In a preferred arrangement in a wall burner furnace, the furnace wall is at least substantially vertical and the radiant wall burners are approximately parallel and approximately evenly spaced in rows and columns, and the secondary fuel gas nozzles are positioned in a single row with each nozzle positioned directly below a radiant wall burner in the row above. In another preferred configuration, the radiant wall burners are approximately parallel with the burners approximately evenly spaced in rows and columns, and the secondary fuel gas nozzles are positioned below the radiant wall burners in an upper row and a lower row, wherein each nozzle of the upper row is directly below a burner in the row above and wherein each nozzle of the lower row is midway between the horizontal positions of the nozzles directly above it. In yet another preferred configuration, the radiant wall burners are offset halfway from one another in a staggered positioning, and the secondary fuel gas nozzles are positioned in a single or double row directly below the radiant wall burners with each nozzle positioned to continue the staggered positioning. In still another configuration, a first row of secondary fuel gas nozzles is located below all the radiant wall burners and a second row of secondary gas nozzles is located about midway up the rows of radiant wall burners. In other preferred arrangements, secondary fuel gas nozzles are also located on the furnace floor, and the furnace can include floor burners (also referred to as hearth burners) with or without secondary fuel gas nozzles on the floor. Preferably, the secondary fuel gas nozzles have tips with at least one fuel delivery orifice designed to eject fuel gas at an angle relative to the longitudinal axis of the nozzle. More preferably, the secondary fuel gas nozzles have multiple fuel delivery orifices.
In a preferred arrangement in a vertical cylindrical furnace having vertical process tubes, primary burners are positioned on the floor of the furnace that discharge and burn fuel gas lean-air mixtures vertically. One or an array of secondary fuel gas nozzles are also positioned on the floor of the furnace, on the walls of the furnace, or both, whereby the secondary fuel gas nozzles are separate and remote from the primary burners. The secondary fuel is directed by the secondary fuel gas nozzle or nozzles to mix with fuel gases in the furnace and then combust with excess air to thereby lower the temperature of the burning fuel gas and reduce the formation of NOX.
In a preferred arrangement in a cabin furnace and other similar furnaces having horizontal process tubes, primary burners are positioned on the floor of the furnace that discharge and burn fuel gas lean-air mixtures vertically. One or an array of secondary fuel gas nozzles are also positioned on the floor of the furnace, on the walls of the furnace, or both, whereby the secondary fuel gas nozzles are separate and remote from the primary burners. The secondary fuel is directed by the secondary fuel gas nozzle or nozzles to first mix with fuel gases in the furnace and then combust with excess air to thereby lower the temperature of the burning fuel gas and reduce the formation of NOX.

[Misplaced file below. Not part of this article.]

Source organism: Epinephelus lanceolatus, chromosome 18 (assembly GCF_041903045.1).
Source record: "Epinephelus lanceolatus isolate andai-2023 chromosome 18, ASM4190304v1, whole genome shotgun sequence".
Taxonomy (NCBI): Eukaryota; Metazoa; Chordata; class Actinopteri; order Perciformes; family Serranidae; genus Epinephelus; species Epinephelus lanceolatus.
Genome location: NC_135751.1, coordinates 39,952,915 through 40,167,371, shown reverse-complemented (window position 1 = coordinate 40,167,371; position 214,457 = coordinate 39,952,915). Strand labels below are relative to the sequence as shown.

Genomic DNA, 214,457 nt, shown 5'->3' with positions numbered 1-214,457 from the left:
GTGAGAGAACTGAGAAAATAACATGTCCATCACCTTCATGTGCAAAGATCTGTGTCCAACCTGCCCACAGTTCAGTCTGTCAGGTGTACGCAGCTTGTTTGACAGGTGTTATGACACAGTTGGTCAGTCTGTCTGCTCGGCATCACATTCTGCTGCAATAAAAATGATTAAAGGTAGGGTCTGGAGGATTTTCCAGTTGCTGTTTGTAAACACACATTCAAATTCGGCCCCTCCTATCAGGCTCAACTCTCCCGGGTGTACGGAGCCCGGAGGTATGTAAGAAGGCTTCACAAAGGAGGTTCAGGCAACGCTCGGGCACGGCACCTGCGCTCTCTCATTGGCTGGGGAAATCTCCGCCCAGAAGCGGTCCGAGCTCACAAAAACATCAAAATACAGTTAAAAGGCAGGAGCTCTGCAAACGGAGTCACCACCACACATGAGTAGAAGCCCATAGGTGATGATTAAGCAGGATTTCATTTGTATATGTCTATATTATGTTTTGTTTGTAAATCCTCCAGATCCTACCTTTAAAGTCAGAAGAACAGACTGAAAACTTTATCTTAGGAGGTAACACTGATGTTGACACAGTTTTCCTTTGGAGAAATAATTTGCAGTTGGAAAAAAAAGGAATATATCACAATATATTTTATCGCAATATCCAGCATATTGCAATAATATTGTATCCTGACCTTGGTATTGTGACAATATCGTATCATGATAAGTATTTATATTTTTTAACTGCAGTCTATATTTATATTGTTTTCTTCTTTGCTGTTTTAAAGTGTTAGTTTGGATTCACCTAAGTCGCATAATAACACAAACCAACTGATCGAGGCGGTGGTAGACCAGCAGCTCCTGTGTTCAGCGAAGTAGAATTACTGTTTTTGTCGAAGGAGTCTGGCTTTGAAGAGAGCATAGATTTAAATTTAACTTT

Other features and advantages of the present invention will be readily apparent to those skilled in the art upon a reading of the description of preferred embodiments which follows when taken in conjunction with the accompanying drawings.
A preferred radiant wall furnace burner configuration of this invention utilizes rows of multiple radiant wall burners that include annular refractory tiles and burn fuel gas lean air mixtures connected to a wall of the furnace in a regular spacing and an array of secondary fuel gas nozzles located separate and remote from the radiant wall burners with means for introducing secondary fuel gas into the secondary fuel gas nozzles and wherein the secondary fuel gas constitutes a substantial portion of the total fuel provided to the combustion zone by the fuel gas-air mixtures and the secondary fuel gas. Preferably, the secondary fuel gas nozzles are positioned on the furnace wall adjacent to the rows of radiant wall burners or on the furnace floor, or both, and direct secondary fuel gas to various locations including a location on the opposite side of the combustion zone from the radiant wall burners. As a result, NOX levels in the combustion gases leaving the furnace are reduced.
Referring now to the drawings,
In the remote staged fuel technique of the present invention, the secondary fuel gas from or adjacent each radiant wall burner 10 is eliminated. Instead, the secondary fuel gas is injected into the furnace at a remote location. As shown in
Each radiant wall burner 10 is provided a mixture of primary fuel gas and air wherein the flow rate of air is greater than stoichiometry relative to the primary gas. Preferably the rate of air is in the range of from about 105% to about 120% of the stoichiometric flow rate required to completely combust the primary and secondary fuel gas. Secondary fuel gas is discharged into the furnace by way of secondary fuel gas nozzles 26. The burner configuration of